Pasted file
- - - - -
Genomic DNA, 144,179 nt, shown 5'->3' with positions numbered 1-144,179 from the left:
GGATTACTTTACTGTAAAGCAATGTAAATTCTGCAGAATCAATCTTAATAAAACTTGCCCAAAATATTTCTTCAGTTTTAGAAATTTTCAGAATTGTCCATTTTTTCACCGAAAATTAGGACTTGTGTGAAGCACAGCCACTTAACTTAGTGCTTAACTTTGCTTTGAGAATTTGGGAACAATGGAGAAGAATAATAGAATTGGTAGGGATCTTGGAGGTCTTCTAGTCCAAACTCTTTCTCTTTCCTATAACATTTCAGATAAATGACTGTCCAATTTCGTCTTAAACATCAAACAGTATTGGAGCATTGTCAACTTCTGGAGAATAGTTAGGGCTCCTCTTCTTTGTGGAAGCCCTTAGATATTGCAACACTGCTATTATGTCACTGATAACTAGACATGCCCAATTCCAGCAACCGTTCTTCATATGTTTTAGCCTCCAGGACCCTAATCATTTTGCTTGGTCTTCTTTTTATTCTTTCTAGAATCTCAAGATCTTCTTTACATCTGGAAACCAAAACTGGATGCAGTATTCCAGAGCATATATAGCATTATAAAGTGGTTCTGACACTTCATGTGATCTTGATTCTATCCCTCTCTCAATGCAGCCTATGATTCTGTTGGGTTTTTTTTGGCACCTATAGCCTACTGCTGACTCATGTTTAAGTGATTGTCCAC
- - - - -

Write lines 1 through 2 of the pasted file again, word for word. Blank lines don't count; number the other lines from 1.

Genomic DNA, 144,179 nt, shown 5'->3' with positions numbered 1-144,179 from the left:
GGATTACTTTACTGTAAAGCAATGTAAATTCTGCAGAATCAATCTTAATAAAACTTGCCCAAAATATTTCTTCAGTTTTAGAAATTTTCAGAATTGTCCATTTTTTCACCGAAAATTAGGACTTGTGTGAAGCACAGCCACTTAACTTAGTGCTTAACTTTGCTTTGAGAATTTGGGAACAATGGAGAAGAATAATAGAATTGGTAGGGATCTTGGAGGTCTTCTAGTCCAAACTCTTTCTCTTTCCTATAACATTTCAGATAAATGACTGTCCAATTTCGTCTTAAACATCAAACAGTATTGGAGCATTGTCAACTTCTGGAGAATAGTTAGGGCTCCTCTTCTTTGTGGAAGCCCTTAGATATTGCAACACTGCTATTATGTCACTGATAACTAGACATGCCCAATTCCAGCAACCGTTCTTCATATGTTTTAGCCTCCAGGACCCTAATCATTTTGCTTGGTCTTCTTTTTATTCTTTCTAGAATCTCAAGATCTTCTTTACATCTGGAAACCAAAACTGGATGCAGTATTCCAGAGCATATATAGCATTATAAAGTGGTTCTGACACTTCATGTGATCTTGATTCTATCCCTCTCTCAATGCAGCCTATGATTCTGTTGGGTTTTTTTTGGCACCTATAGCCTACTGCTGACTCATGTTTAAGTGATTGTCCAC